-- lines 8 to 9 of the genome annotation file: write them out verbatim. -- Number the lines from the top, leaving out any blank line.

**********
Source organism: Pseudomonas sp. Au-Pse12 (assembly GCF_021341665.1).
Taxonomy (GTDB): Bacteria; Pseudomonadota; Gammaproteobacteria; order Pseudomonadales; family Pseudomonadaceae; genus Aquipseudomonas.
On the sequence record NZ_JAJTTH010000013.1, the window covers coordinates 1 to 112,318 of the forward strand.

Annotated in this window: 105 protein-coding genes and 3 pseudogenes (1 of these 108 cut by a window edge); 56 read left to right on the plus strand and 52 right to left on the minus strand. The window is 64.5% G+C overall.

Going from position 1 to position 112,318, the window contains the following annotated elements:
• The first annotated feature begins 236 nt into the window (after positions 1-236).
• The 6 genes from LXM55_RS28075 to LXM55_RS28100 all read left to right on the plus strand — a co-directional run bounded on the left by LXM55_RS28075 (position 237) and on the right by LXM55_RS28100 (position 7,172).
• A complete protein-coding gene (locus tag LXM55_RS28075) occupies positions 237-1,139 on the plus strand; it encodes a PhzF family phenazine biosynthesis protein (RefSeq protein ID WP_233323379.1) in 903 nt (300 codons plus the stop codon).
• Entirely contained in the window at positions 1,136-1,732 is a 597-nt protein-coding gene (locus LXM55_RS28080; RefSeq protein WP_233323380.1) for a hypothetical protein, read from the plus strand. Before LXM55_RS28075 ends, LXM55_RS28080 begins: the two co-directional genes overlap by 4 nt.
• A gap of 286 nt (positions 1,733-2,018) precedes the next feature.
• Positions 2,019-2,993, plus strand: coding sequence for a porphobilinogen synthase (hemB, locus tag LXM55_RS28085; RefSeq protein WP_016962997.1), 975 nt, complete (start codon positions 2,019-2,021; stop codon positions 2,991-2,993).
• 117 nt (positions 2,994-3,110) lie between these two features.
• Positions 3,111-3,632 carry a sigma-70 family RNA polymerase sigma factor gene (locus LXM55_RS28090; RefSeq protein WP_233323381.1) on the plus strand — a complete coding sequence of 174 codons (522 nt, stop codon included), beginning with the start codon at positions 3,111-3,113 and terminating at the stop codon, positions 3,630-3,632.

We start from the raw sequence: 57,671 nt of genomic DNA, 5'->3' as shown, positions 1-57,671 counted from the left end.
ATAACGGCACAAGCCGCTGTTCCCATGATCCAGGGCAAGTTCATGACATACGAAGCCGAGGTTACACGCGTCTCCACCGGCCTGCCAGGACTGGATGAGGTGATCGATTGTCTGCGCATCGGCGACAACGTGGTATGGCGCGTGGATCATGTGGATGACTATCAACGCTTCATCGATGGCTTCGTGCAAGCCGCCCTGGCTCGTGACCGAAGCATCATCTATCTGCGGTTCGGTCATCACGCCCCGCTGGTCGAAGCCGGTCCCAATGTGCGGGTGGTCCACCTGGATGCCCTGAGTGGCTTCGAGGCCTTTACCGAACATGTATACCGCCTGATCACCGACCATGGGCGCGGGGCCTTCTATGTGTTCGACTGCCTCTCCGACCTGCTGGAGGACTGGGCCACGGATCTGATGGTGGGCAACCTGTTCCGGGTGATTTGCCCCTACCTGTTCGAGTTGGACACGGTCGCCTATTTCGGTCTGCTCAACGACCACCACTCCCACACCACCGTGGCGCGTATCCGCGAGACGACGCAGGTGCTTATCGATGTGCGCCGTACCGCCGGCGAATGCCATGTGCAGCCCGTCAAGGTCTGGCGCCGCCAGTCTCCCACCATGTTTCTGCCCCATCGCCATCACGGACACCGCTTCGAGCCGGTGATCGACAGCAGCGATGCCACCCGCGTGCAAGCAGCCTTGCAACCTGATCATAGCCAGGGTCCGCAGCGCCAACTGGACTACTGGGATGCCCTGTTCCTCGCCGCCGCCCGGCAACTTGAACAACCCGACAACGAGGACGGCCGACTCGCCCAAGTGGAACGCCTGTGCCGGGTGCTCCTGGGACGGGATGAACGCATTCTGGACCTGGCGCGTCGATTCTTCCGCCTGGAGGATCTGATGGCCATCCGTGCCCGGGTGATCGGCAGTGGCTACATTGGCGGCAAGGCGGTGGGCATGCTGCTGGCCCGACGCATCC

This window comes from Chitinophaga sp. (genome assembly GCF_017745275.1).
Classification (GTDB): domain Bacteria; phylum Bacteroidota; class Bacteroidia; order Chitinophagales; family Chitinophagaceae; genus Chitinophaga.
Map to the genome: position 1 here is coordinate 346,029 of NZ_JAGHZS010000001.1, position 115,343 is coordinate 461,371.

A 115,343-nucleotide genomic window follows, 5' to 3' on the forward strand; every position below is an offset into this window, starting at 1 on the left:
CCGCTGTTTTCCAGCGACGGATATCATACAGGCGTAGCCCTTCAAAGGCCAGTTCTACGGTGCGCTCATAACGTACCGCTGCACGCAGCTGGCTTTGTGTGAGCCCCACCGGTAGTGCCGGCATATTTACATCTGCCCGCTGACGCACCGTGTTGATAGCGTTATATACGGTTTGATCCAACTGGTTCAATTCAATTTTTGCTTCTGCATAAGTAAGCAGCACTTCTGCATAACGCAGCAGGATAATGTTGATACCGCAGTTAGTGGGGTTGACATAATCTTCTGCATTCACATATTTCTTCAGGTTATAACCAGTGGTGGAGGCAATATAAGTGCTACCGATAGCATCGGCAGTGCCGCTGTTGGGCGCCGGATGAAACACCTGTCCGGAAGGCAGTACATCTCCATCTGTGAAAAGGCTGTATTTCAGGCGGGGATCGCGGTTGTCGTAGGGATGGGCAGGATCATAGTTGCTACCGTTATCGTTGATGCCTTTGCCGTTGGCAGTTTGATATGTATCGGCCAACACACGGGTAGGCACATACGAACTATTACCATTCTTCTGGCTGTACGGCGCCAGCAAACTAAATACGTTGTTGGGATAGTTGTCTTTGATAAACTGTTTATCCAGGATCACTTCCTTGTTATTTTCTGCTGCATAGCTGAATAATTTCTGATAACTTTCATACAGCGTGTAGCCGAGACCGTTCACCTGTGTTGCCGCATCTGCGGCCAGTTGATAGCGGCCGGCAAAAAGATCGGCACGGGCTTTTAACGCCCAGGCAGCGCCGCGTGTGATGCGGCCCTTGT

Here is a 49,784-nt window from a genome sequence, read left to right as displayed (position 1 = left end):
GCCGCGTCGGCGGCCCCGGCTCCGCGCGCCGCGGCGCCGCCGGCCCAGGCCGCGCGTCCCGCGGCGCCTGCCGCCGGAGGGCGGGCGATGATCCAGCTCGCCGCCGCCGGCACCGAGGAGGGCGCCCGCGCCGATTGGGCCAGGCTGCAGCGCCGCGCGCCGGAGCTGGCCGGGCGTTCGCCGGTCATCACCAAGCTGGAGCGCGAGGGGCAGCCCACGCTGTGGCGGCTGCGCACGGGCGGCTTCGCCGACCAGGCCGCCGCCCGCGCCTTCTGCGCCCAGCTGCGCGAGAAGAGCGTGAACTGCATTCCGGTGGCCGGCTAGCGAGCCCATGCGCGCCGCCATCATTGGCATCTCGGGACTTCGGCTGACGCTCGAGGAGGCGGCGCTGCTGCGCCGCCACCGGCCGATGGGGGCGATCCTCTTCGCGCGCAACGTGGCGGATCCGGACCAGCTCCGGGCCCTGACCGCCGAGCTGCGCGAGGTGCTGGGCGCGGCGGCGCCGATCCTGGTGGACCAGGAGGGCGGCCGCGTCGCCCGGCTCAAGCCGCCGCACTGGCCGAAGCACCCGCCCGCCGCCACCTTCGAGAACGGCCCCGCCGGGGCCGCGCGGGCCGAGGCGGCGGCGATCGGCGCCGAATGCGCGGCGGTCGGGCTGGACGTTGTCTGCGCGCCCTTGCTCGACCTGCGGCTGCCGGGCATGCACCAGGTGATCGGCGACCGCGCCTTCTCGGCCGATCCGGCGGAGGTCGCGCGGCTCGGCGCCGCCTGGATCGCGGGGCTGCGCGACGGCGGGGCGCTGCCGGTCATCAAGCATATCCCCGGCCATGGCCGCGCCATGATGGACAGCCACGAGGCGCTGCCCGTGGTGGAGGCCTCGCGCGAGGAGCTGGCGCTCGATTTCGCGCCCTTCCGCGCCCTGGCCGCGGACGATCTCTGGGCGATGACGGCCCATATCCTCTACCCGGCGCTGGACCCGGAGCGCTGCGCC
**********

• A complete protein-coding gene (locus tag LXM55_RS28075) occupies positions 237-1,139 on the plus strand; it encodes a PhzF family phenazine biosynthesis protein (RefSeq protein ID WP_233323379.1) in 903 nt (300 codons plus the stop codon).
• Entirely contained in the window at positions 1,136-1,732 is a 597-nt protein-coding gene (locus LXM55_RS28080; RefSeq protein WP_233323380.1) for a hypothetical protein, read from the plus strand. Before LXM55_RS28075 ends, LXM55_RS28080 begins: the two co-directional genes overlap by 4 nt.